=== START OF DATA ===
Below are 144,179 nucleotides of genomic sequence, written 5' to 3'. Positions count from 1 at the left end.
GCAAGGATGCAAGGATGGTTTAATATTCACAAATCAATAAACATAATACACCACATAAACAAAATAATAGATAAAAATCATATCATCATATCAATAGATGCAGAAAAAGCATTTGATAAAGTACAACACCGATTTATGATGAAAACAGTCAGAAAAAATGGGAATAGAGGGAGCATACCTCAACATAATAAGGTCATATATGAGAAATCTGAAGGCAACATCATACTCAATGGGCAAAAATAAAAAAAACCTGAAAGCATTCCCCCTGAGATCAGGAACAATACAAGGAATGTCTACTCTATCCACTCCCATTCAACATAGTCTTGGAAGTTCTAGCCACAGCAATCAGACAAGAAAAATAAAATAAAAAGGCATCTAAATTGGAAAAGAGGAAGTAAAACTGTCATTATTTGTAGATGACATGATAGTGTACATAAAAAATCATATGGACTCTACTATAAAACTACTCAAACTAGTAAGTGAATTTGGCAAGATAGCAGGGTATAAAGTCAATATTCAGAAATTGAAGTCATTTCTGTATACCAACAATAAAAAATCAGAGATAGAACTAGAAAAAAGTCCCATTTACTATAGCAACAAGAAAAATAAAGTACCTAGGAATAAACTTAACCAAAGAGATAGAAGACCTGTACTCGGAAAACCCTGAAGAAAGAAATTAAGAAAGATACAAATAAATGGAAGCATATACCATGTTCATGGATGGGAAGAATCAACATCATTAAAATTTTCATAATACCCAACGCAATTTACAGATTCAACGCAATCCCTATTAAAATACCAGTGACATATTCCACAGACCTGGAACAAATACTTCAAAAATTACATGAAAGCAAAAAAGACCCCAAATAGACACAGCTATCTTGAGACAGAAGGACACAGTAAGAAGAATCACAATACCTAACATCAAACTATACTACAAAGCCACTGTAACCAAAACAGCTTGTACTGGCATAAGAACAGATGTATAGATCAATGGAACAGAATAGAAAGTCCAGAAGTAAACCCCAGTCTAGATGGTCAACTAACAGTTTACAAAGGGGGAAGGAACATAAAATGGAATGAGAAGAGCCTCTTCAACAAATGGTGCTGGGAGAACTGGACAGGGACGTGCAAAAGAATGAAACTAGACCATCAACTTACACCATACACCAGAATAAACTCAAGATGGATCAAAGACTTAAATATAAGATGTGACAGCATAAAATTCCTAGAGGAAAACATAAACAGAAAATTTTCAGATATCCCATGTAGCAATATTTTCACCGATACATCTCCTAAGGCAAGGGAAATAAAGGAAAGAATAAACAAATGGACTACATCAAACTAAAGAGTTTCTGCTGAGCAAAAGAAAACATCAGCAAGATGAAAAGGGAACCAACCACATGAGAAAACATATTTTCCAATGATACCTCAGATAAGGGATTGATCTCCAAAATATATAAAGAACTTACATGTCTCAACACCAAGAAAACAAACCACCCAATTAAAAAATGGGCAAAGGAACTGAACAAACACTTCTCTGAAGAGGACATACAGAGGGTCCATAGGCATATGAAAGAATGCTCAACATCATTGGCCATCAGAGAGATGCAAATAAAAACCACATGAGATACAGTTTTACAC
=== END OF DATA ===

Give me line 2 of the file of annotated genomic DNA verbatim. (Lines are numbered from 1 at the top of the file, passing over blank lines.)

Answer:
GCAAGGATGCAAGGATGGTTTAATATTCACAAATCAATAAACATAATACACCACATAAACAAAATAATAGATAAAAATCATATCATCATATCAATAGATGCAGAAAAAGCATTTGATAAAGTACAACACCGATTTATGATGAAAACAGTCAGAAAAAATGGGAATAGAGGGAGCATACCTCAACATAATAAGGTCATATATGAGAAATCTGAAGGCAACATCATACTCAATGGGCAAAAATAAAAAAAACCTGAAAGCATTCCCCCTGAGATCAGGAACAATACAAGGAATGTCTACTCTATCCACTCCCATTCAACATAGTCTTGGAAGTTCTAGCCACAGCAATCAGACAAGAAAAATAAAATAAAAAGGCATCTAAATTGGAAAAGAGGAAGTAAAACTGTCATTATTTGTAGATGACATGATAGTGTACATAAAAAATCATATGGACTCTACTATAAAACTACTCAAACTAGTAAGTGAATTTGGCAAGATAGCAGGGTATAAAGTCAATATTCAGAAATTGAAGTCATTTCTGTATACCAACAATAAAAAATCAGAGATAGAACTAGAAAAAAGTCCCATTTACTATAGCAACAAGAAAAATAAAGTACCTAGGAATAAACTTAACCAAAGAGATAGAAGACCTGTACTCGGAAAACCCTGAAGAAAGAAATTAAGAAAGATACAAATAAATGGAAGCATATACCATGTTCATGGATGGGAAGAATCAACATCATTAAAATTTTCATAATACCCAACGCAATTTACAGATTCAACGCAATCCCTATTAAAATACCAGTGACATATTCCACAGACCTGGAACAAATACTTCAAAAATTACATGAAAGCAAAAAAGACCCCAAATAGACACAGCTATCTTGAGACAGAAGGACACAGTAAGAAGAATCACAATACCTAACATCAAACTATACTACAAAGCCACTGTAACCAAAACAGCTTGTACTGGCATAAGAACAGATGTATAGATCAATGGAACAGAATAGAAAGTCCAGAAGTAAACCCCAGTCTAGATGGTCAACTAACAGTTTACAAAGGGGGAAGGAACATAAAATGGAATGAGAAGAGCCTCTTCAACAAATGGTGCTGGGAGAACTGGACAGGGACGTGCAAAAGAATGAAACTAGACCATCAACTTACACCATACACCAGAATAAACTCAAGATGGATCAAAGACTTAAATATAAGATGTGACAGCATAAAATTCCTAGAGGAAAACATAAACAGAAAATTTTCAGATATCCCATGTAGCAATATTTTCACCGATACATCTCCTAAGGCAAGGGAAATAAAGGAAAGAATAAACAAATGGACTACATCAAACTAAAGAGTTTCTGCTGAGCAAAAGAAAACATCAGCAAGATGAAAAGGGAACCAACCACATGAGAAAACATATTTTCCAATGATACCTCAGATAAGGGATTGATCTCCAAAATATATAAAGAACTTACATGTCTCAACACCAAGAAAACAAACCACCCAATTAAAAAATGGGCAAAGGAACTGAACAAACACTTCTCTGAAGAGGACATACAGAGGGTCCATAGGCATATGAAAGAATGCTCAACATCATTGGCCATCAGAGAGATGCAAATAAAAACCACATGAGATACAGTTTTACAC